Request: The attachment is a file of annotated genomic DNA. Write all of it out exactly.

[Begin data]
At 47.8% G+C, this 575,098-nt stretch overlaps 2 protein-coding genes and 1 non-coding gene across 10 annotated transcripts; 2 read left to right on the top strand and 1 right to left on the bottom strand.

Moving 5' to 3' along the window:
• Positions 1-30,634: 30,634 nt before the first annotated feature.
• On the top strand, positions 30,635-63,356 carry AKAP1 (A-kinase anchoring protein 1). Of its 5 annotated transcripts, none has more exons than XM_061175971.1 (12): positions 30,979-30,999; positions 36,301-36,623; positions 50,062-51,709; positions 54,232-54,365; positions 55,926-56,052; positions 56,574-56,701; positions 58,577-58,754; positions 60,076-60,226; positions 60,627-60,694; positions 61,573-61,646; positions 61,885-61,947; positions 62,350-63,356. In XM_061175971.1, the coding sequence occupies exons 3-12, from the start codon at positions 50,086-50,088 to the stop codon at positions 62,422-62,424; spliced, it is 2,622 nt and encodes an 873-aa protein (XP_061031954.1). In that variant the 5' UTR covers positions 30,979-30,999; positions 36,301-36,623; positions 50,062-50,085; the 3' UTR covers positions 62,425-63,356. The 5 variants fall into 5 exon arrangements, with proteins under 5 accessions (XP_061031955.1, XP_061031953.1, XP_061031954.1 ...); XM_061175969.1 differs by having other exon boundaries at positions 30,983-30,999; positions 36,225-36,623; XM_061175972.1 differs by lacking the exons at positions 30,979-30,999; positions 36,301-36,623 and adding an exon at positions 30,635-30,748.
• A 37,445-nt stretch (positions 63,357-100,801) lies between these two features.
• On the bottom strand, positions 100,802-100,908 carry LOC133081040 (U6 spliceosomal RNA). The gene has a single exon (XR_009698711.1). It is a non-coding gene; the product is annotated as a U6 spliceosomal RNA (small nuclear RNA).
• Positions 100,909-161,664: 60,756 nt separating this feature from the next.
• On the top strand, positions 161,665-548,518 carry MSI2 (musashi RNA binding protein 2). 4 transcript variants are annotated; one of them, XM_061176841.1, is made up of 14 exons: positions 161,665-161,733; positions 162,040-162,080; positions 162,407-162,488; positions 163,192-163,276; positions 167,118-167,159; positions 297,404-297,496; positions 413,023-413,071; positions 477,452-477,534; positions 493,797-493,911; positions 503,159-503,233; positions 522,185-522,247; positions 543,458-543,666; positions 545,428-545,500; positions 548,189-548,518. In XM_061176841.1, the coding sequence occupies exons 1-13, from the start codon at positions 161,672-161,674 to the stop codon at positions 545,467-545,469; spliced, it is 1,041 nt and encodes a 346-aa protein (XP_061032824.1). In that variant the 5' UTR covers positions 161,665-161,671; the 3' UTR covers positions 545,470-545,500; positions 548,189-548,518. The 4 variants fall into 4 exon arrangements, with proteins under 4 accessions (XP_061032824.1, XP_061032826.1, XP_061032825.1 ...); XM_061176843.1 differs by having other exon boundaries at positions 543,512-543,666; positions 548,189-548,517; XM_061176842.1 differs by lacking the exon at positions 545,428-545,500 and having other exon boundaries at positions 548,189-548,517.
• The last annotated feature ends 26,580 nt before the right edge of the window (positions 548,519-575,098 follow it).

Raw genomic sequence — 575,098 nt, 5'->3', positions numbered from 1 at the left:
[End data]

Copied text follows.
At 47.8% G+C, this 575,098-nt stretch overlaps 2 protein-coding genes and 1 non-coding gene across 10 annotated transcripts; 2 read left to right on the top strand and 1 right to left on the bottom strand.

Moving 5' to 3' along the window:
• Positions 1-30,634: 30,634 nt before the first annotated feature.
• On the top strand, positions 30,635-63,356 carry AKAP1 (A-kinase anchoring protein 1). Of its 5 annotated transcripts, none has more exons than XM_061175971.1 (12): positions 30,979-30,999; positions 36,301-36,623; positions 50,062-51,709; positions 54,232-54,365; positions 55,926-56,052; positions 56,574-56,701; positions 58,577-58,754; positions 60,076-60,226; positions 60,627-60,694; positions 61,573-61,646; positions 61,885-61,947; positions 62,350-63,356. In XM_061175971.1, the coding sequence occupies exons 3-12, from the start codon at positions 50,086-50,088 to the stop codon at positions 62,422-62,424; spliced, it is 2,622 nt and encodes an 873-aa protein (XP_061031954.1). In that variant the 5' UTR covers positions 30,979-30,999; positions 36,301-36,623; positions 50,062-50,085; the 3' UTR covers positions 62,425-63,356. The 5 variants fall into 5 exon arrangements, with proteins under 5 accessions (XP_061031955.1, XP_061031953.1, XP_061031954.1 ...); XM_061175969.1 differs by having other exon boundaries at positions 30,983-30,999; positions 36,225-36,623; XM_061175972.1 differs by lacking the exons at positions 30,979-30,999; positions 36,301-36,623 and adding an exon at positions 30,635-30,748.
• A 37,445-nt stretch (positions 63,357-100,801) lies between these two features.
• On the bottom strand, positions 100,802-100,908 carry LOC133081040 (U6 spliceosomal RNA). The gene has a single exon (XR_009698711.1). It is a non-coding gene; the product is annotated as a U6 spliceosomal RNA (small nuclear RNA).
• Positions 100,909-161,664: 60,756 nt separating this feature from the next.
• On the top strand, positions 161,665-548,518 carry MSI2 (musashi RNA binding protein 2). 4 transcript variants are annotated; one of them, XM_061176841.1, is made up of 14 exons: positions 161,665-161,733; positions 162,040-162,080; positions 162,407-162,488; positions 163,192-163,276; positions 167,118-167,159; positions 297,404-297,496; positions 413,023-413,071; positions 477,452-477,534; positions 493,797-493,911; positions 503,159-503,233; positions 522,185-522,247; positions 543,458-543,666; positions 545,428-545,500; positions 548,189-548,518. In XM_061176841.1, the coding sequence occupies exons 1-13, from the start codon at positions 161,672-161,674 to the stop codon at positions 545,467-545,469; spliced, it is 1,041 nt and encodes a 346-aa protein (XP_061032824.1). In that variant the 5' UTR covers positions 161,665-161,671; the 3' UTR covers positions 545,470-545,500; positions 548,189-548,518. The 4 variants fall into 4 exon arrangements, with proteins under 4 accessions (XP_061032824.1, XP_061032826.1, XP_061032825.1 ...); XM_061176843.1 differs by having other exon boundaries at positions 543,512-543,666; positions 548,189-548,517; XM_061176842.1 differs by lacking the exon at positions 545,428-545,500 and having other exon boundaries at positions 548,189-548,517.
• The last annotated feature ends 26,580 nt before the right edge of the window (positions 548,519-575,098 follow it).

Raw genomic sequence — 575,098 nt, 5'->3', positions numbered from 1 at the left: